The Faded Glory of the River – Overland Expo West 2016 Part Seven

We checked out after cool showers and just before our late check out time. The sun was bright and hot as we got our gear on and headed out of Hannibal, north. The Great River Road wandered a little, but it’s well marked with white signs and a green emblem. With the late start we didn’t know how far we would get, and we didn’t want to push to hard, even though we needed to be back in Milwaukee the next day.

We reached the town of Keokuk in Iowa (it’s fun name to say – go ahead and try it), which had a massive lock and dam across the river. Lock and Dam 19 is on the historic register, and at one time was the largest on the Mississippi (back when it was built in 1910). There was also an old paddle boat called the Geo M Verity, not quite beached, which claimed to be open for tours. We parked there and walked over to the neighboring park for a large snack before the tour.

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During the snack it rained again, a sudden severe downpour that stopped and started like someone hitting a switch. The we walked back to boat and up the ramp. There was an older man at the counter, who seemed glad to see us. He explained that most of the tour was self-guided, but he would walk us through the first deck to explain all the things. Most of things had labels, but neither of us felt like telling him we’d be okay and let him guide us around, which him taking the occasional break to check the counter for additional admissions.

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He was full of information and stories, and I think he was really glad to show people around. He was also entertaining to listen to – though we were feeling like we needed to get further than Keokuk on our first day and he definitely added a couple hours to the tour. Good hours, but we would pay for them later.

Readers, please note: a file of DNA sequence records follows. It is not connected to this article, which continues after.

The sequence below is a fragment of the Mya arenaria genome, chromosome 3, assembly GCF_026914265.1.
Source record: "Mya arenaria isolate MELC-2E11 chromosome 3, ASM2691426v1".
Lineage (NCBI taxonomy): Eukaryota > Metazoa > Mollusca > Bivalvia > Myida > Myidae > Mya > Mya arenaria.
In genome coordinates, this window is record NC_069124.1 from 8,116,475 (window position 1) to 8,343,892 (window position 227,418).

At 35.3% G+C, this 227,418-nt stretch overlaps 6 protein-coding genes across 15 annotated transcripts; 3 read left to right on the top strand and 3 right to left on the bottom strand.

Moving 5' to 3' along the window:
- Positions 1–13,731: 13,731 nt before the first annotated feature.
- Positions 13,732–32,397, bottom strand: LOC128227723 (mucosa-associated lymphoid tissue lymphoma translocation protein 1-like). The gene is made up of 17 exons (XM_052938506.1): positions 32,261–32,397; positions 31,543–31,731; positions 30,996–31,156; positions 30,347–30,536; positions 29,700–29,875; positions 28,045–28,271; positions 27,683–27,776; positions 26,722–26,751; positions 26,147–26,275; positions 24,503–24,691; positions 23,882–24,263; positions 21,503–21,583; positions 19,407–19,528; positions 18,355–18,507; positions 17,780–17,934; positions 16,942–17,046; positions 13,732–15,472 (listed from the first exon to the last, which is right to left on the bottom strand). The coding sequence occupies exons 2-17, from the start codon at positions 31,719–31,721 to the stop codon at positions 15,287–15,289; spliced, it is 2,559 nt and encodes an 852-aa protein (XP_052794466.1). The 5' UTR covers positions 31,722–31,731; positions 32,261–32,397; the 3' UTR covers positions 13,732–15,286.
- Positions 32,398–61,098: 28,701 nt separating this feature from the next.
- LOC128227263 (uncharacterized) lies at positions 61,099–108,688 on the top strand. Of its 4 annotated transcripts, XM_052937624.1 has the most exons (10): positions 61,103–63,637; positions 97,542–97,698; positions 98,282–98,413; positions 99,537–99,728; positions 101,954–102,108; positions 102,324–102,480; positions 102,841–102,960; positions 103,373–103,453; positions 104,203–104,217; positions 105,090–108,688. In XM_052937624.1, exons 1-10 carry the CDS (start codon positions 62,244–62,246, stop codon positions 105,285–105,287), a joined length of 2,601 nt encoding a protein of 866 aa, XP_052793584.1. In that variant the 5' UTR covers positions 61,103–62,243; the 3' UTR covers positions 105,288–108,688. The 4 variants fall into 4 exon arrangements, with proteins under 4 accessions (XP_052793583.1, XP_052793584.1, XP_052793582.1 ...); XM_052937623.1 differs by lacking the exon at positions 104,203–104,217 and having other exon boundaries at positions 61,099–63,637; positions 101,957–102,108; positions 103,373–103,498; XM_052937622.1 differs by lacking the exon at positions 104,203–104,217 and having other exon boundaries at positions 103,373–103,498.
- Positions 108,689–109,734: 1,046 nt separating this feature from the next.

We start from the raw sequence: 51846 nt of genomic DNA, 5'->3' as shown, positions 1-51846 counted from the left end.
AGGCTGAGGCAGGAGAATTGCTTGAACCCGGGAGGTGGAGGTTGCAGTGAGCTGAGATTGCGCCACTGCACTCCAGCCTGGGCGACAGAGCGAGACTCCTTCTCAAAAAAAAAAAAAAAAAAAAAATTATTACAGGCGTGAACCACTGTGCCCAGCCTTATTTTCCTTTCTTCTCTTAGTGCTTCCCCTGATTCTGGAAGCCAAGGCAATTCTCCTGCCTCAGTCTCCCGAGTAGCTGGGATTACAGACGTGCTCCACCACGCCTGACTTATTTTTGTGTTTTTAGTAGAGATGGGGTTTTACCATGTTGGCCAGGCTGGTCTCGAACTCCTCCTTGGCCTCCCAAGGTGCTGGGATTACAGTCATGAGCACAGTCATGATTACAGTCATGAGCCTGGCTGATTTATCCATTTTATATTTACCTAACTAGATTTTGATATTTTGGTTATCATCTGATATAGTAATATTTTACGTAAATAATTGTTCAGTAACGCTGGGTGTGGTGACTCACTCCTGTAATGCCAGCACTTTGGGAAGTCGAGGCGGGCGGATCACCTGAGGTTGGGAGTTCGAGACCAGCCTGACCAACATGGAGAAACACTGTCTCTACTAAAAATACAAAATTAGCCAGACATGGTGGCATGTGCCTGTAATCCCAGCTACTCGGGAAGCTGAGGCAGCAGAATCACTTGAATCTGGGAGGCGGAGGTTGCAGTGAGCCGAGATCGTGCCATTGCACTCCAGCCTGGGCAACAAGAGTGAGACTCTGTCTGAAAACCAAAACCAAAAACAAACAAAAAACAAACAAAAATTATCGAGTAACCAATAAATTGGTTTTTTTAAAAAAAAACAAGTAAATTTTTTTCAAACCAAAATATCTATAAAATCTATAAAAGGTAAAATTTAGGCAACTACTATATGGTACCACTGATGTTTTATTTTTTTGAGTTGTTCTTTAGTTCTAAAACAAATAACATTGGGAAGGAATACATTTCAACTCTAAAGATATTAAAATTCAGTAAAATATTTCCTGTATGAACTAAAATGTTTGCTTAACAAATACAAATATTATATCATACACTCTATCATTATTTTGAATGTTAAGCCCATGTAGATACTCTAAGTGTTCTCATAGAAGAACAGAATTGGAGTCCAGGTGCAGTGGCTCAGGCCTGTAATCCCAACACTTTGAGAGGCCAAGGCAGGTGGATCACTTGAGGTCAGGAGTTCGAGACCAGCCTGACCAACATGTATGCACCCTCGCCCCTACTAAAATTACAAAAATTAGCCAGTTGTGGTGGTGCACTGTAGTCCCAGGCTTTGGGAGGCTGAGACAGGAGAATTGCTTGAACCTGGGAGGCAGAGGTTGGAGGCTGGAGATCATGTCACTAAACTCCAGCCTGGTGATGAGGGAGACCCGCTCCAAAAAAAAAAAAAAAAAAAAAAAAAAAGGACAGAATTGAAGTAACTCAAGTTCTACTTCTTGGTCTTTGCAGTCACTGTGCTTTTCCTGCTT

Once we were done with the engine deck, we had the run of the rest of the ship. Few of the staterooms had survived being converted into some sort of display.

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There were somethings left over from when the Verity was inservice as well, or at least related to when it was.

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After the tour, we went to check out the other “Thing To See” in Keokuk – Lock and Dam 19. It used to be a lot of things, largest in the USA, largest on the river, most power from the hydro plant. It was still in service, and had recently been partly remodeled and modernized, but it was now also a tourist stop. An old road had been partly torn down and converted into a viewing platform.

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It is really, really big.

From Keokuk we started back for Milwaukee. I’d like to say it was a scenic route with lots of stops that took us 2 weeks, but we had to get back and northern Illinois held no wonders for us. We rode late into our last night and got a hotel and bad Chinese.

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And the next day we were home.

But the next adventure was already on the way.

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